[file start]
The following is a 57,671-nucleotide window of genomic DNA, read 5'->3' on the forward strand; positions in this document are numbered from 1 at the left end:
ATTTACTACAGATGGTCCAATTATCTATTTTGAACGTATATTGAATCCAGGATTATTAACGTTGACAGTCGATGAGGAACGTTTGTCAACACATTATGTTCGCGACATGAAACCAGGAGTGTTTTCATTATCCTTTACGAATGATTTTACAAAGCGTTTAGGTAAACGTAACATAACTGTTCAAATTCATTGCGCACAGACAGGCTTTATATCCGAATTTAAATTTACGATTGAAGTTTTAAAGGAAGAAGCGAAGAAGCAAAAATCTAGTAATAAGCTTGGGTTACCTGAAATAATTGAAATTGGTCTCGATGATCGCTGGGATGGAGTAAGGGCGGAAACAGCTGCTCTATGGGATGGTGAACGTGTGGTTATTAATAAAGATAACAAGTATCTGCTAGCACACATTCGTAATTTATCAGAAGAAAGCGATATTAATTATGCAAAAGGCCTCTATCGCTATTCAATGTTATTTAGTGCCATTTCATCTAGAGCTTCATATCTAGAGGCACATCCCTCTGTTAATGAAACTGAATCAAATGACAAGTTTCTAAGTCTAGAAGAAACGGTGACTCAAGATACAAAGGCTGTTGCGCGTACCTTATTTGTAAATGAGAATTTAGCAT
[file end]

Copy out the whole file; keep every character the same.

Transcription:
The following is a 57,671-nucleotide window of genomic DNA, read 5'->3' on the forward strand; positions in this document are numbered from 1 at the left end:
ATTTACTACAGATGGTCCAATTATCTATTTTGAACGTATATTGAATCCAGGATTATTAACGTTGACAGTCGATGAGGAACGTTTGTCAACACATTATGTTCGCGACATGAAACCAGGAGTGTTTTCATTATCCTTTACGAATGATTTTACAAAGCGTTTAGGTAAACGTAACATAACTGTTCAAATTCATTGCGCACAGACAGGCTTTATATCCGAATTTAAATTTACGATTGAAGTTTTAAAGGAAGAAGCGAAGAAGCAAAAATCTAGTAATAAGCTTGGGTTACCTGAAATAATTGAAATTGGTCTCGATGATCGCTGGGATGGAGTAAGGGCGGAAACAGCTGCTCTATGGGATGGTGAACGTGTGGTTATTAATAAAGATAACAAGTATCTGCTAGCACACATTCGTAATTTATCAGAAGAAAGCGATATTAATTATGCAAAAGGCCTCTATCGCTATTCAATGTTATTTAGTGCCATTTCATCTAGAGCTTCATATCTAGAGGCACATCCCTCTGTTAATGAAACTGAATCAAATGACAAGTTTCTAAGTCTAGAAGAAACGGTGACTCAAGATACAAAGGCTGTTGCGCGTACCTTATTTGTAAATGAGAATTTAGCAT